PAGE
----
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Sidney Crosby scores shootout winner to lift Penguins over Flyers 4-3

Erik Christensen twice scored tying goals in regulation, then teamed with Sidney Crosby to win it in the shootout and the Penguins swept a season series from Philadelphia for the first time by winning 4-3 on Sunday.

Pittsburgh won all eight games against a once-dominating opponent. Coming into the season, the Flyers were 125-64 with 30 ties and one overtime loss in the last 40 years against their Pennsylvania rivals.

The Penguins nearly didn't win, falling behind 2-0 on goals by Mike York and Braydon Coburn in a sloppily played first period. But Gary Roberts, with the Penguins less than a week, scored once and set up their other two goals in regulation and Pittsburgh won for only the second time in five games after getting points in 16 consecutive games (14-0-2).

This is exactly why Pittsburgh traded with Phoenix to get the 40-year-old Roberts - his ability to lead and to help win big games down the stretch in playoff races.

"Right now in the Eastern Conference, you can be third one week and eighth the next, so you've got to make sure you don't let any game slip away," Roberts said.

Crosby decided a shootout for the second time in four days, following up Christensen's successful shot against goalie Martin Biron by stickhandling the puck down the slot before going to his backhand to end it.

Both Flyers shooters, Martin Ruzicka and Scottie Upshall, failed against goalie Marc-Andre Fleury after Christensen began the shootout by beating Biron. The Penguins are 7-5 in shootouts and the Flyers are 1-6, last winning on Oct. 26.

Some fans tossed hats onto the ice after Christensen scored in the shootout, even though shootout goals don't count in individual totals.

"I knew it wasn't a hat trick but I will take it," said Christensen, who leads Pittsburgh with a 6-of-10 conversion rate in shootouts.

Crosby is 3-of-11 in shootouts, but also decided the Penguins' 4-3 victory against the Rangers on Thursday by scoring the only goal of the shootout.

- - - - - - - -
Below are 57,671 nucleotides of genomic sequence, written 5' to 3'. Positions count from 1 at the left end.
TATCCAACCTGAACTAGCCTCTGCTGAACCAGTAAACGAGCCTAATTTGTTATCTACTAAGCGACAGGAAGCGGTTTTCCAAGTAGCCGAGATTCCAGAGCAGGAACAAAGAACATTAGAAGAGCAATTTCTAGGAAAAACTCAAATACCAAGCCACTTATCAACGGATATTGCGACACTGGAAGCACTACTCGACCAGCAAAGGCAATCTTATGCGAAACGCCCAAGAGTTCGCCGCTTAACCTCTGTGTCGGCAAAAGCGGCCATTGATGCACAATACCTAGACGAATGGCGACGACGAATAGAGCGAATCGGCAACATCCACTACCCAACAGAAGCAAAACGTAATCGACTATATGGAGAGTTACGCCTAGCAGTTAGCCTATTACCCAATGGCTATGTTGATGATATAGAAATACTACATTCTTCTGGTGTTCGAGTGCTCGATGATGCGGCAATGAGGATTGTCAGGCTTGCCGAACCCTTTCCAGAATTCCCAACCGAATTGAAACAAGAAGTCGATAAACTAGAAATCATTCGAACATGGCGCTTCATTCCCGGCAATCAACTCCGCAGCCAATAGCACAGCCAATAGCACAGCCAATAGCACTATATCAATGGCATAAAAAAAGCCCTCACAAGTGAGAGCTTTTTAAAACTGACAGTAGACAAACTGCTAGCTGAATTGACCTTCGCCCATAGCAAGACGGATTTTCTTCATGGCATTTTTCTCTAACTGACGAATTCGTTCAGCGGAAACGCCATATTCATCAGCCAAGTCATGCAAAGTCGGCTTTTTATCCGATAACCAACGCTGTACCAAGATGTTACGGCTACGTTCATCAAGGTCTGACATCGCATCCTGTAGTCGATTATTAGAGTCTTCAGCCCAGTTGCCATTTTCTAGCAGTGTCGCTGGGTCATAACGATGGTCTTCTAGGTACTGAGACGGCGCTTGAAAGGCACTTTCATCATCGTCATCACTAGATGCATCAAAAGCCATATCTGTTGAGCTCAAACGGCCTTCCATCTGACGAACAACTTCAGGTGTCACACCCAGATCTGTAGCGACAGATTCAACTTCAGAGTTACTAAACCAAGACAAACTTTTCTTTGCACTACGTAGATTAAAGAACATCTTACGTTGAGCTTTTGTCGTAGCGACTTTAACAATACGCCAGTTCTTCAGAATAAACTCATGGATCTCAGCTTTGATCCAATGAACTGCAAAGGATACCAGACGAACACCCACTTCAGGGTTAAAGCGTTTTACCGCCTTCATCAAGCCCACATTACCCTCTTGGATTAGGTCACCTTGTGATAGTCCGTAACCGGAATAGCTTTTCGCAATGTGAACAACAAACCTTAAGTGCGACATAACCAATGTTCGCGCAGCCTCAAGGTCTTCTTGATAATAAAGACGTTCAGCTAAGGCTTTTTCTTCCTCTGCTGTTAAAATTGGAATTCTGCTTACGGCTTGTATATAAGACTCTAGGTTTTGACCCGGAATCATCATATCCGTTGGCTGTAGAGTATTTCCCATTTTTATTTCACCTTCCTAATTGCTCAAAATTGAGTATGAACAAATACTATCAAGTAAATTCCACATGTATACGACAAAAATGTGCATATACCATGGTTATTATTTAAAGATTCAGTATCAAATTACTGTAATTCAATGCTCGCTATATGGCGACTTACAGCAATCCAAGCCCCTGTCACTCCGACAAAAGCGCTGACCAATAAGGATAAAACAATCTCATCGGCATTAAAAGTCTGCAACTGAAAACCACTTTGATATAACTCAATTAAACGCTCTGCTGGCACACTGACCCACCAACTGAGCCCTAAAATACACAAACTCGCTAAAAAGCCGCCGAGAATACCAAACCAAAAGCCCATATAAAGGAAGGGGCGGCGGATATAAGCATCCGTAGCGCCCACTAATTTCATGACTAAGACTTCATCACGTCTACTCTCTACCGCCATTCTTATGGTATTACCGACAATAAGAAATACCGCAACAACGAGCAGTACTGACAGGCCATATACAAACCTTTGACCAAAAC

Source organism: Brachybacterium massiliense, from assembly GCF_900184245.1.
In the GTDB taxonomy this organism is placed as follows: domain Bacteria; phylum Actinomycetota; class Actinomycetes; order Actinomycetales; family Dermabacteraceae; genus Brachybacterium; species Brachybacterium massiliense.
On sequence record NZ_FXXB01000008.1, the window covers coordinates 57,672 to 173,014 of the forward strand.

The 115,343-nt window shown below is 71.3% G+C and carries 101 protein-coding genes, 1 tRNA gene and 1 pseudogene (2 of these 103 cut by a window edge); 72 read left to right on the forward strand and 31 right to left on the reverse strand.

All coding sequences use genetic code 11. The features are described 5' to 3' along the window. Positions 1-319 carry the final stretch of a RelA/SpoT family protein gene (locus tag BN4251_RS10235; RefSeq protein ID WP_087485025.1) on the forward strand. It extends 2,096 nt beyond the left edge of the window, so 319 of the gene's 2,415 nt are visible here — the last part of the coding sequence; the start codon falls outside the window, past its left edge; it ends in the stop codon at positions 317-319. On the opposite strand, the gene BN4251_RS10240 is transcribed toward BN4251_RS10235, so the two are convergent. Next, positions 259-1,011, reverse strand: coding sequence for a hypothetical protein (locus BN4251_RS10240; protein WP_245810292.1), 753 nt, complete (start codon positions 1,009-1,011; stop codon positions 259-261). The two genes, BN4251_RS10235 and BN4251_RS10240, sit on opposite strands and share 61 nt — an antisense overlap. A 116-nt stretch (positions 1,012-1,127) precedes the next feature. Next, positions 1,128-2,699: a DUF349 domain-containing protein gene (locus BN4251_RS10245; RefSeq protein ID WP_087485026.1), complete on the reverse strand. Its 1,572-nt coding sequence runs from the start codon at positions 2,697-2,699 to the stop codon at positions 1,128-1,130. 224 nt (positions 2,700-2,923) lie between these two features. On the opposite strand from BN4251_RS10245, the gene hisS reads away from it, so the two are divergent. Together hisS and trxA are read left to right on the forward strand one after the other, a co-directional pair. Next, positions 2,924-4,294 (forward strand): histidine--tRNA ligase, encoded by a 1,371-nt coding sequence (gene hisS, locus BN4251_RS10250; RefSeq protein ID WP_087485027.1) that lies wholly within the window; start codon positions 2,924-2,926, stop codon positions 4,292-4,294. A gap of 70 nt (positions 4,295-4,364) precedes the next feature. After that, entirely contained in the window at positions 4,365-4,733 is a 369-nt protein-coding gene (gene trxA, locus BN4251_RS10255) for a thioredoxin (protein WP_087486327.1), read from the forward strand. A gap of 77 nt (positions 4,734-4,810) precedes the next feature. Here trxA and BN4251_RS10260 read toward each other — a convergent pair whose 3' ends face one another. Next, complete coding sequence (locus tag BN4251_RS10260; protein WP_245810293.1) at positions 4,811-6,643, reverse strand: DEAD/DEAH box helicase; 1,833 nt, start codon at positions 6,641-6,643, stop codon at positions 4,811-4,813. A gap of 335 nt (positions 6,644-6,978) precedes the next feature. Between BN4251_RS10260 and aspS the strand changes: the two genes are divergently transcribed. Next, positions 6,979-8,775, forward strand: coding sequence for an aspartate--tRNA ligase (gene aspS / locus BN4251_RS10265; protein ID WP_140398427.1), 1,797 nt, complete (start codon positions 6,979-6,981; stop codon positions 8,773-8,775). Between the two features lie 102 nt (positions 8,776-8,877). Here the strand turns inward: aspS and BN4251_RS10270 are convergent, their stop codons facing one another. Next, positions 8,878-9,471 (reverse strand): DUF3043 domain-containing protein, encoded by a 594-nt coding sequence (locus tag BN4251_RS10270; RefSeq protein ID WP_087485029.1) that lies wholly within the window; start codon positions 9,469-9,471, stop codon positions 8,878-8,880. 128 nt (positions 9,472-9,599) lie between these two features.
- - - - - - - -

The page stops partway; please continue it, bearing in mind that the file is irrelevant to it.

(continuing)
"If you keep Crosby off the score sheet, you have a better chance of winning," the Flyers' Simon Gagne said. "It means defensively you're doing something right. But when you get into shootouts you don't know what's going to happen, and we're not very good in shootouts right now."

Crosby, the NHL's scoring leader with 98 points, was held without a point after getting 30 points in his first 15 career games against the Flyers. Crosby has two goals in his last 17 games overall.

Pittsburgh got back into the game the same way the Flyers took their 2-0 lead, by capitalizing on unnecessary penalties and controlling the puck in the opposing end for long stretches.

"The first half of the game looked like a nightmare," Penguins coach Michel Therrien said. "Nothing was going on, we were not moving the puck well, we took a lot of penalties, there was no rhythm to the game."

The Flyers might disagree, but they couldn't build on that 2-0 lead partly because they were 0-8 on the power play.

"If you get that third goal, you don't say you've closed it out but it makes it really tough to come back," Gagne said.

Instead, the Penguins cut it to 2-1 in the second period on Roberts' first goal in three games with Pittsburgh - off a Sergei Gonchar rebound three seconds after a power play created by Geoff Sanderson's slashing penalty ended. The Penguins tied it late in the period on a power play, this time with Roberts setting up Christensen on a give and go.

The Flyers didn't score again until R.J. Umberger's tip-in from along the side of the net about 7 minutes into the third, his 16th goal and fourth in three games. Christensen tied it with about five minutes remaining on a hard wrist shot from the low slot off Michel Ouellet's excellent pass from behind the net, for his 12th goal.

Notes: The Penguins were 1-of-8 on the power play and are 2-for-24 in their last four games. . . . The Flyers were outscored 38-17 in the season series. . . . Pittsburgh played its third game within 72 hours following games Thursday at the Rangers and Friday at Carolina. The Penguins are playing a league-high 17 games in March. . . . Biron made his second start since being traded by the Sabres. He beat Pittsburgh 4-2 with Buffalo on Nov. 17, even though Crosby scored twice.


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